Spelling - Changing 'y' to 'i'

Goals

To learn and practise the spelling rules associated with base words ending in 'y' when endings (suffixes) are added.

Lesson plan

The lesson is divided into a series of activities where students group words according to whether they keep the final 'y' of the base word when a suffix is added, or change 'y' to 'i'. For each set of examples, students are asked to identify and make predictions about the patterns for this area of spelling.

Introduction

The letter y is very often used at the end of a word instead of i, e.g.:

  • duty, plenty, happy, tidy, defy, apply

Let’s see what happens when we add an ending (suffix) to a base word like these:

  • dutiful, plentiful, happiness, tidiness, defiance, appliance

Now the y is no longer at the end and so it is changed to an i.

However, sometimes the y does not change to i. We find examples like tidying and joyful.

When to change and when not to change? In this resource we will explore the patterns behind these spelling differences.

Activity 1

Ask students to look at the set of examples on the slide and sort them into two different groups:

  • CHANGE 'Y' to 'I': the final y of the base word changes to i when the ending is added
  • KEEP 'Y': the final y of the base word does not change when the ending is added

Then, after they have sorted the examples into two groups, ask them if they can see a pattern. When do we change y to i and when do we keep the y? A clue is to look at the first letter of the suffixes (endings).

For advanced students, explore why we might want to keep the y before a suffix starting with i.

Activity 2 Advanced

Look at the next group of examples. None of them involve a suffix starting with i, so we don't need to worry about that exception here. But do they all change y to i?

Ask students to sort them into two groups, as in the previous activity, and find out.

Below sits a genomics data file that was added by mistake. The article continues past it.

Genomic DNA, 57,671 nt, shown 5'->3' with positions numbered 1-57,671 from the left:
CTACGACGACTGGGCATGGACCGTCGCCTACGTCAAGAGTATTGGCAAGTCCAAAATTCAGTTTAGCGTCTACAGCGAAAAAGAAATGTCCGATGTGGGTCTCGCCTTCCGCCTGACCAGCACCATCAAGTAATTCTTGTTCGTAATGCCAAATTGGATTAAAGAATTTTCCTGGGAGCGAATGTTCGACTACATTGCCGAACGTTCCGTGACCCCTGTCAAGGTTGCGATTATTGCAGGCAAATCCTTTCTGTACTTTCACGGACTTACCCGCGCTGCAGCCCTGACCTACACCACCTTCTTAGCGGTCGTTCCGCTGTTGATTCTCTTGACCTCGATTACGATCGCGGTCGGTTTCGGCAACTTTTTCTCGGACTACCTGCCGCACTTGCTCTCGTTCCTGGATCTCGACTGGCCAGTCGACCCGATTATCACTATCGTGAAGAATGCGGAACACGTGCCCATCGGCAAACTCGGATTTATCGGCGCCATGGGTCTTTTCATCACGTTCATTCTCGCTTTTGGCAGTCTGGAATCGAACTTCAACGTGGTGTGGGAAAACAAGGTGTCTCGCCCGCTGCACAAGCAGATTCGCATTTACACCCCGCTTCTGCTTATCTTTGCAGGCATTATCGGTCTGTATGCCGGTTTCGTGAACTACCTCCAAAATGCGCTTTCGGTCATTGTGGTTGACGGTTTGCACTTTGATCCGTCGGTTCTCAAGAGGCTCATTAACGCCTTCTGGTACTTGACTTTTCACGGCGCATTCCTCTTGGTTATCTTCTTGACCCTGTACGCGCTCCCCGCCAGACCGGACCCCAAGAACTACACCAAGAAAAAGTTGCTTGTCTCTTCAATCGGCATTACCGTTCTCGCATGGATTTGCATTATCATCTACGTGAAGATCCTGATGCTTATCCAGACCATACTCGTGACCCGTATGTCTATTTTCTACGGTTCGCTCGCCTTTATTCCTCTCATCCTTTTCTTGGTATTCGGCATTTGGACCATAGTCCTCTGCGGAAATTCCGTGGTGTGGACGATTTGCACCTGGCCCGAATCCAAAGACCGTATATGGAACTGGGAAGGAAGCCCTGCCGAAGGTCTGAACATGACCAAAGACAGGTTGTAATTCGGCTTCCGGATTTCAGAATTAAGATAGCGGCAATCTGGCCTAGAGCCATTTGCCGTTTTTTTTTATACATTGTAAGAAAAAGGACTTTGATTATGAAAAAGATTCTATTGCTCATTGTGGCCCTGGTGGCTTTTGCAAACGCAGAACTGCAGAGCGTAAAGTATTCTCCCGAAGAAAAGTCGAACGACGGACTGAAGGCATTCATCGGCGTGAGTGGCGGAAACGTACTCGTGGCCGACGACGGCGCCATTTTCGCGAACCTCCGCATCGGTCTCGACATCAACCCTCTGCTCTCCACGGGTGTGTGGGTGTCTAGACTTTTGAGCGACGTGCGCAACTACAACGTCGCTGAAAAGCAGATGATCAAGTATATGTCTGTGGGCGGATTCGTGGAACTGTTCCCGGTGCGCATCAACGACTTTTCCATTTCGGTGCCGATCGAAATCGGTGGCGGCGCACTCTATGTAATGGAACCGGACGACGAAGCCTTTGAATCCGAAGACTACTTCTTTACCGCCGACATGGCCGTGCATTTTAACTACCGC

Then, after they have sorted the examples into two groups, ask them if they can see a pattern.

Next, explore some exceptions to this rule.

Activity 3 Advanced

Tell students that we need to look at the special pattern before the -s ending. This ending is used with nouns to form plurals, e.g.:

  • butterfly + -s → butterflies

We also find -s as a verb ending:

  • terrify -s → terrifies

As you can see, before -s the y changes to ie instead of just i. This avoids misleading spellings like terrifis, or cris instead of cries, which would imply the wrong pronunciations.

Ask students to test if this works as a general pattern, and whether we find the same exception that we found before (for the y to i rule), for items where there is a vowel letter before the final y (like boy). To test this, ask students to sort the next set of examples into two groups, CHANGE 'Y' TO 'IE' and KEEP 'Y'.

Extra

Finally, explore the following examples which keep the y:

  • the baby’s hat, the spy’s secret, the butterfly’s wings

Here there is no vowel letter before the y. What is going on?

  • These are nouns with the possessive ending, marked with an apostrophe (’) before the s. This ending has a different meaning from the plural ending. For example, the butterfly’s wings has a similar meaning to the wings of the butterfly: the butterfly ‘possesses’ the wings.
  • The possessive noun butterfly’s and the plural noun butterflies sound the same, but they are spelled differently because of their different meanings.

Summary

We can now sum up what we have found overall, adding the findings for -s endings to our earlier results.

  • When an ending is added, a final y usually changes:
    • to ie before -s (e.g. babies)
    • to i before other endings (e.g. beautiful).
  • However, it does NOT change:
    • before possessive -’s (e.g. baby’s)
    • when the suffix starts with i (e.g. babying) or
    • when there is a vowel letter before the final y (e.g. employment, employs).

This accounts for numerous examples. However, there are as usual some exceptions to the general pattern! These examples break the pattern by keeping the y:

  • shyness, shyly, slyness, slyly, dryness, dryly (or drily)
  • babyhood, bellyful, ladyship

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